A Brief Q&A With New Eno President and CEO Rob Puentes
March 3, 2016|Jeff Davis
Earlier this week, the Eno Center for Transportation announced that Rob Puentes will be the next President and CEO of the Center, succeeding departed President/CEO Joshua Schank and interim leader Emil Frankel.
Puentes is no stranger to the field of transportation or to the think tank realm, having served at the venerable Brookings Institution since 2000, where he is currently director of their Metropolitan Infrastructure Initiative.
Team Eno has been busy this week with meetings of our Board of Directors and Board of Advisors, but during those meetings, ETW sat down for a quick Q&A with Rob Puentes.
Q: So tell me about yourself. What’s your background? How’d you wind up at Brookings, and in transportation?
A: I was born in New Jersey. My dad was an elevator mechanic, so he likes to say that we’ve both been in transportation for a long, long time. I went to school for a degree in planning. I initially thought I was going to be a land-use lawyer, and when I was graduating, my advisor said “maybe you should not go to law school right now, maybe you should go work at a law firm and see if you want to do that.” And I realized pretty early that I didn’t want to go into law. So I got into transportation. I was working at ITS America. Folks like Norm Mineta were early mentors and colleagues of mine.
I was at ITS America for a number of years, when they were going through their own transition, kind of moving away from this utilized federal advisory committee that was designed to mainstream ITS, right about this time they started up this program at Brookings. Bruce Katz, my boss, came over from HUD where he was chief of staff for Henry Cisneros back when HUD was our nation’s think tank on cities, which gives you a good idea how bad it was, there really wasn’t anything going on but at HUD.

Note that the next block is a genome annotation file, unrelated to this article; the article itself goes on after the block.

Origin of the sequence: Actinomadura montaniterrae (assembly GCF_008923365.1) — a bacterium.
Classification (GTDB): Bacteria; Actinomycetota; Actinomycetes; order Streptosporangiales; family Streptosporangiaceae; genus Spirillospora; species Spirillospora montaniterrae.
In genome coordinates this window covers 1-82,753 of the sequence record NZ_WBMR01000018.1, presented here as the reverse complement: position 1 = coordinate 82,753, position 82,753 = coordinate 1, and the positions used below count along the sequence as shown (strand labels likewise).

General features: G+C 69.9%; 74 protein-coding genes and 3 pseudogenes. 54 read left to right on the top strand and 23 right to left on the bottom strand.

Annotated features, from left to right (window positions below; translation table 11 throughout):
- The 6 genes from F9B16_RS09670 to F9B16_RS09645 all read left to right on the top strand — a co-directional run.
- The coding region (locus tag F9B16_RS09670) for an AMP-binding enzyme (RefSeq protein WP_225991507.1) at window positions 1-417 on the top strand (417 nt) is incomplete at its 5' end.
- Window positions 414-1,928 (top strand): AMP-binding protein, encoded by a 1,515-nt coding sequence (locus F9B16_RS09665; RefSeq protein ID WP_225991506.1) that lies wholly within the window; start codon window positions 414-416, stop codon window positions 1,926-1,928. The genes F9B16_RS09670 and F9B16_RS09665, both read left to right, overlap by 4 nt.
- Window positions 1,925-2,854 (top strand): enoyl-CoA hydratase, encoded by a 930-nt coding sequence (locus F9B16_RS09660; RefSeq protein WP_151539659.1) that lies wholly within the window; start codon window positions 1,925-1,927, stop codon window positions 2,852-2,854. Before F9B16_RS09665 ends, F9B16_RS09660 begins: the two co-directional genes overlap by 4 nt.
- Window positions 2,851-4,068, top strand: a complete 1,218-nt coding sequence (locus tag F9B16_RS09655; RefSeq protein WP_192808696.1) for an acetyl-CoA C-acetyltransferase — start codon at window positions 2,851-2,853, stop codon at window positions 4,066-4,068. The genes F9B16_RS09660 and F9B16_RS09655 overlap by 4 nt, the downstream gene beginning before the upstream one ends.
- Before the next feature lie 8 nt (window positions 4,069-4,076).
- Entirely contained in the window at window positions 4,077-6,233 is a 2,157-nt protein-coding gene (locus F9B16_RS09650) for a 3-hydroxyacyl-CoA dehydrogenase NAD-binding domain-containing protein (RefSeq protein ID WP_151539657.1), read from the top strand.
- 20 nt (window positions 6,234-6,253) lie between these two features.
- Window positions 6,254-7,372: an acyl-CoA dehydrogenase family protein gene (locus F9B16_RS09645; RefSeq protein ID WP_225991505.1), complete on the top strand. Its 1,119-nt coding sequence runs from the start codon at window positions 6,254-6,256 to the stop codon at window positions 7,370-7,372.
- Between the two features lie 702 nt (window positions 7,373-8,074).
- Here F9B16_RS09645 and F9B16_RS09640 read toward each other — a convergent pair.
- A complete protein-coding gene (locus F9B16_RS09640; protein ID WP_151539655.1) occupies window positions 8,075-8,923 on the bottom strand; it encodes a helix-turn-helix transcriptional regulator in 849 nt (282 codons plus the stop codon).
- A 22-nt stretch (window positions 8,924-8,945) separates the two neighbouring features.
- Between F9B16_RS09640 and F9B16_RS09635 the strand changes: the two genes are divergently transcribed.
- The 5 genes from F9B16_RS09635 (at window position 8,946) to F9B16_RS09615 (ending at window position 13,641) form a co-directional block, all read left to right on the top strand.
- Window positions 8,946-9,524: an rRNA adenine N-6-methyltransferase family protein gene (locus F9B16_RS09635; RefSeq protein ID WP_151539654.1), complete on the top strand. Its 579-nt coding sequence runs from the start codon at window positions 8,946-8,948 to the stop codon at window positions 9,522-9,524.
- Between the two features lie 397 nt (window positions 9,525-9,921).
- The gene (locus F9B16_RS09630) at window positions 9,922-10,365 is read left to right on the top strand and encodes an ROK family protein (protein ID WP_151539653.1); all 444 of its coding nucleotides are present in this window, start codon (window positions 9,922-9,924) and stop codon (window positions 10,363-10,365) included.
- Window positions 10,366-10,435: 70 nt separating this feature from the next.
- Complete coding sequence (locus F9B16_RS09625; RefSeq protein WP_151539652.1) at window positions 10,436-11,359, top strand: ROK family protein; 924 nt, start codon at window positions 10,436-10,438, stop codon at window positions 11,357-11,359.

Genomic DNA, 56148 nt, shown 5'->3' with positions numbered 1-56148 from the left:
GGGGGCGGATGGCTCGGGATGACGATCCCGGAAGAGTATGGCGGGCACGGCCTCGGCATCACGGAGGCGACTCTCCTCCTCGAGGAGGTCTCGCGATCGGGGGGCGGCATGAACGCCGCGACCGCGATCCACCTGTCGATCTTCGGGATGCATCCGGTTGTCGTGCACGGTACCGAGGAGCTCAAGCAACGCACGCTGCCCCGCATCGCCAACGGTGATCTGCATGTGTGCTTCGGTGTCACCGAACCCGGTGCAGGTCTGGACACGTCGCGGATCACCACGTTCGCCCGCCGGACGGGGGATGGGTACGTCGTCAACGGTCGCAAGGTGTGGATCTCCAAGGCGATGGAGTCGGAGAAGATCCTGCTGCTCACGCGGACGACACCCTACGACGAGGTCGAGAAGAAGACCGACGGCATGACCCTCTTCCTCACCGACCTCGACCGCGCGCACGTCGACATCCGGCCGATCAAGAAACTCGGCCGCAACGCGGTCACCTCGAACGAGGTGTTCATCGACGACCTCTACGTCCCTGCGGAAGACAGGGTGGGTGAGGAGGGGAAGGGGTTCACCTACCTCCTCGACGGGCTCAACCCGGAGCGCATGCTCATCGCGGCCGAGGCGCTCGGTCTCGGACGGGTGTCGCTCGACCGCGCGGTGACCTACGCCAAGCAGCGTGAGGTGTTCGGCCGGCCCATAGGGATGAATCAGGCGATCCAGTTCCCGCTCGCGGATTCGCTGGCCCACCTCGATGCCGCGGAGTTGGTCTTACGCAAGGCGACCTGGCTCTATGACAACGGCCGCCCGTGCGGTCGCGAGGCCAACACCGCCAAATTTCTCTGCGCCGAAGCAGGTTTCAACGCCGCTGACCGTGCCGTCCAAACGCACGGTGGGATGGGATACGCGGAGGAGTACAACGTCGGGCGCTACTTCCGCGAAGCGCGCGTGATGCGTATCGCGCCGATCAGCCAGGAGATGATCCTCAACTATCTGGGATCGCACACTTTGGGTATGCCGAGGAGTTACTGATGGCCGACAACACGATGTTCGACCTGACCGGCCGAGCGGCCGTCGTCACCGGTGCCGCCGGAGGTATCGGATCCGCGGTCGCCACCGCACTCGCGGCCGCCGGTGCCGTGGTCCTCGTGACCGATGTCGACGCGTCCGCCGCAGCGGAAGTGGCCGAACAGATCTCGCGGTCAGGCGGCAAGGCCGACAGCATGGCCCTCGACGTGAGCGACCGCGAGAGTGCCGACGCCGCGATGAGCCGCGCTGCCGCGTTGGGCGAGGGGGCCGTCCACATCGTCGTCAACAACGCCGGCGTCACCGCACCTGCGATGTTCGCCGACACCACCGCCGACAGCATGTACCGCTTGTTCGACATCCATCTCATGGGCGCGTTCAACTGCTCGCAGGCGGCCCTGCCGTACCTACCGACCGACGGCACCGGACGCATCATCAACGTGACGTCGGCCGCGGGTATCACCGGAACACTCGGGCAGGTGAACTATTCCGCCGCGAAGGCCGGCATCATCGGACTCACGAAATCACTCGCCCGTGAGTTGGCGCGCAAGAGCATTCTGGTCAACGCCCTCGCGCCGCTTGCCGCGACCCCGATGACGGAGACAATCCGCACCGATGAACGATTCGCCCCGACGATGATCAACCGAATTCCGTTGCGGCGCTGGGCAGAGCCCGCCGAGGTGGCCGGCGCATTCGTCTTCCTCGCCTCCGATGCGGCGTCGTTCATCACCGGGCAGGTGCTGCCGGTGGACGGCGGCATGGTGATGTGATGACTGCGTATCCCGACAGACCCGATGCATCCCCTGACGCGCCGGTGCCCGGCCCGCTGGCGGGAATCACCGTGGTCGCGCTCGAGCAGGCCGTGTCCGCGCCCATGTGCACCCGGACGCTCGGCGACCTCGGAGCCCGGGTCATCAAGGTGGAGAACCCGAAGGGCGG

That program is now 20 years old but at the time there was an understanding that if you’re gonna deal with issues that impact cities and metropolitan areas, infrastructure and transportation was at the top of that list. So I came there to build up that initiative at Brookings. And it’s been fantastic. I think we took infrastructure kind of out of the back rooms and board rooms where it was and really tried to push it to the front burner of the policy discourse. We got it far, we certainly haven’t pushed it all the way through, as we all know.
We still have tremendous problems when it comes to infrastructure in this country – not just funding and finance, but from a social equity perspective, from an environmental perspective, so lots of issues we still have to deal with. I’m confident that initiative will still continue at Brookings for a while, there are still a lot of unresolved issues, but this chance to come over here to an organization as well-respected as Eno was too good to pass up.
Q: Were there any specific reports or projects during your time at Brookings that really stand out, that you’re particularly proud of?
A: Brookings was the hub of a network of transportation reformers at the time. This was right around the reauthorization of SAFETEA-LU…there was a major philanthropic initiative, and there were a lot of organizations that were funded. We took a lot of transportation thinkers to a retreat not unlike this one where we kind of broke down the transportation program and put together what we thought was a really clear and cogent blueprint for what the federal transportation program should look like. Folks like Emil [Frankel], Joshua [Schank] were heavily involved in that process. The report that came out of that is called A Bridge To Somewhere which was a very ambitious, far-reaching kind of program. Some of it got implemented, thinks like sustainability grants, some of the devolution work that is in there, there’s a lot of things that got partway but obviously we still have a long, long way to go.
Q: What was it that attracted you to Eno?
A: Clearly the chance to get outside of my own comfort zone. Eno, as an organization that is poised and ready to do lots of different things, was really attractive. The chance to run an organization is clearly a big piece of that as well. And it’s not a startup – it’s an organization that has been around for 95 years. It has a tremendous reputation. I know the staff well and they are very well respected. It’s a very strong Board of Directors and Board of Advisors. So it wasn’t such a big leap. It was almost a natural, I think, progression into a place that is functioning very well and is poised to do much more in the future.